Keeping the ratio the same, I decided to update the feldspar choice. I was used to Kona F-4, initially chosen for it’s whiteness and improved resistance to thixotropy over Nepheline Syenite. Thixotropy is the physical property in which the clay is a rock hard chunk and then goes too soft after you wedge it or throw with it, slumping and failing to hold it’s shape. This is caused by soluble salts in the feldspar that raise the pH of the water between the particles which, just like soap, lowers the surface tension of the water and thereby reduces the effectiveness of the suction between particles.
Nepheline Syenite, while reportedly a better melter and also very white, is very prone to thixotropy.
I really liked Kona F-4, but they have discontinued the mining of it, and although you can still find it, it’s a good idea to switch to something available for the future. There are basically just 4 choices to make in the feldspar realm nowadays. Custer Feldspar, Minspar 200 (formerly NC-4), G-200 HP aka “New G-200″ and Nepehline Syenite. Custer has always been a ubiquitous material in my experience. It has a yellowish color in the raw state and has impurities that cause it to fire a bit grey. Not the best choice when whiteness is an issue, and also it is more expensive than the others. Minspar is the main Soda Feldspar on the market now. According to sources like the Ceramic Material Database It is nearly identical to Kona F-4. G-200 HP is a new (and welcome) addition to the North American feldspar lineup, in that it previously was blended with NC-4 to create a middle-road between a Soda and a Potash Feldspar. They stopped doing it, and so the new G-200 H(igh) P(otassium) is more truly a potash feldspar. Custer is the one in the middle. You can blend G-200 HP and Minspar to get the old G-200 if you need to.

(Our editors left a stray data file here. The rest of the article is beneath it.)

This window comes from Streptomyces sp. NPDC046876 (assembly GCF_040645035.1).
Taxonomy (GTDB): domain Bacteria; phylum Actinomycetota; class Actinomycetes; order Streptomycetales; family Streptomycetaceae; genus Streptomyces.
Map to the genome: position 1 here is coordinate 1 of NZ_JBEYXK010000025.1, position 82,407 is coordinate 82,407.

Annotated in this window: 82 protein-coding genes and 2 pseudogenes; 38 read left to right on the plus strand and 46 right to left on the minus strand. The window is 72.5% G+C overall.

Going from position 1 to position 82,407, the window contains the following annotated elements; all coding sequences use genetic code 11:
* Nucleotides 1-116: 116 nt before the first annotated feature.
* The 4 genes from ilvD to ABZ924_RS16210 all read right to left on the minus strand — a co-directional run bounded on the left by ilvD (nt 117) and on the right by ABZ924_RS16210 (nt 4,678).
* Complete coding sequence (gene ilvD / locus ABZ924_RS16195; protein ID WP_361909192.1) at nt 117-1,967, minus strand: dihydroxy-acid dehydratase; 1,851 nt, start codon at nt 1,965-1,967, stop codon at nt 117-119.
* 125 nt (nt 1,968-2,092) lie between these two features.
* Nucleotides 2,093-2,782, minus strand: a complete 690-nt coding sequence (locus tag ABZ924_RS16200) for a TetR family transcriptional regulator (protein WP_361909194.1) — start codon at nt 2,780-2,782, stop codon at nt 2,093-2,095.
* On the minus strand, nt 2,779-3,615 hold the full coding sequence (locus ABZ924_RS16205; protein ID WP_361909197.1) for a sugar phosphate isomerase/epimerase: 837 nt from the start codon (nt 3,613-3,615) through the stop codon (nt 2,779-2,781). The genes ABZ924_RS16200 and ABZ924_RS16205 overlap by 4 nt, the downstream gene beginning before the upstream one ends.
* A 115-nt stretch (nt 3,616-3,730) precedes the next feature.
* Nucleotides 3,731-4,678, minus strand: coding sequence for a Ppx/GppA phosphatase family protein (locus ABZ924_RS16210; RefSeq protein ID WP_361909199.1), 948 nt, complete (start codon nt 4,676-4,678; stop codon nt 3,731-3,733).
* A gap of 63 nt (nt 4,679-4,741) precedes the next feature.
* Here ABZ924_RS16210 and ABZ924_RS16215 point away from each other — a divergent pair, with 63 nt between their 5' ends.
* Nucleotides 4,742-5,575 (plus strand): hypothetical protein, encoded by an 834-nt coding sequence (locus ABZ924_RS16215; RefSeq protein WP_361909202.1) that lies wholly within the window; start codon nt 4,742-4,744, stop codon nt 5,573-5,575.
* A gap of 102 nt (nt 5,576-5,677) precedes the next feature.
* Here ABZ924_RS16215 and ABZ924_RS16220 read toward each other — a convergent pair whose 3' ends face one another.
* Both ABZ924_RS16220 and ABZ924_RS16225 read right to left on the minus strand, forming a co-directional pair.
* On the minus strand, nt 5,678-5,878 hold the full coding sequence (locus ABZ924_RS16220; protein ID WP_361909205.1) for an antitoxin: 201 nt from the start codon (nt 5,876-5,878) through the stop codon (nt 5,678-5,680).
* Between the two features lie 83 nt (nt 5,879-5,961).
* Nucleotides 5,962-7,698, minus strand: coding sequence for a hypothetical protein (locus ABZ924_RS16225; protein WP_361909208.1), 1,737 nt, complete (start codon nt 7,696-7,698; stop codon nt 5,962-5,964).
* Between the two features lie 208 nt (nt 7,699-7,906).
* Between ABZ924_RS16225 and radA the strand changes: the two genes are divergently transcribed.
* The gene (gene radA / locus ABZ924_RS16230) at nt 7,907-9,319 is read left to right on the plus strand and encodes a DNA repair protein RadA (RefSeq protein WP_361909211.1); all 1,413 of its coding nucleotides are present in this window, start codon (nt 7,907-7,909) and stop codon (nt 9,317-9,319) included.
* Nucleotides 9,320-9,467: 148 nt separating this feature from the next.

To mix these test, I first weigh out 2000g batches. This allows enough clay to test the shrinkage with test tiles, as well as how the clay performs when I make a pot out of it. Once weighed, the powder is dry-mixed and then water is added.
It is important to measure and record the amount of water used for two reasons: as an additional measurement of relative plasticity, and to help speed up the mixing process once a clay recipe has been chosen for use. Start by adding less than you think you need, and slowly add more water as you mix until the clay just barely comes together. It should be crumby and short at this point.
Wrap the clay in a plastic bag and let it sit for a couple days for the most accurate results in terms of workability.
I am quite thrilled with the new clay recipe and plan to use it for many years. I ended up with the following:
Campana Midrange Revised Cone 5-8
25 Grolleg Kaolin
10 C&C Ball Clay
10 Tile #6 Kaolin
35 Minspar 200 Feldspar
20 Silica 325 Mesh
2.5 Bentonite L-10 White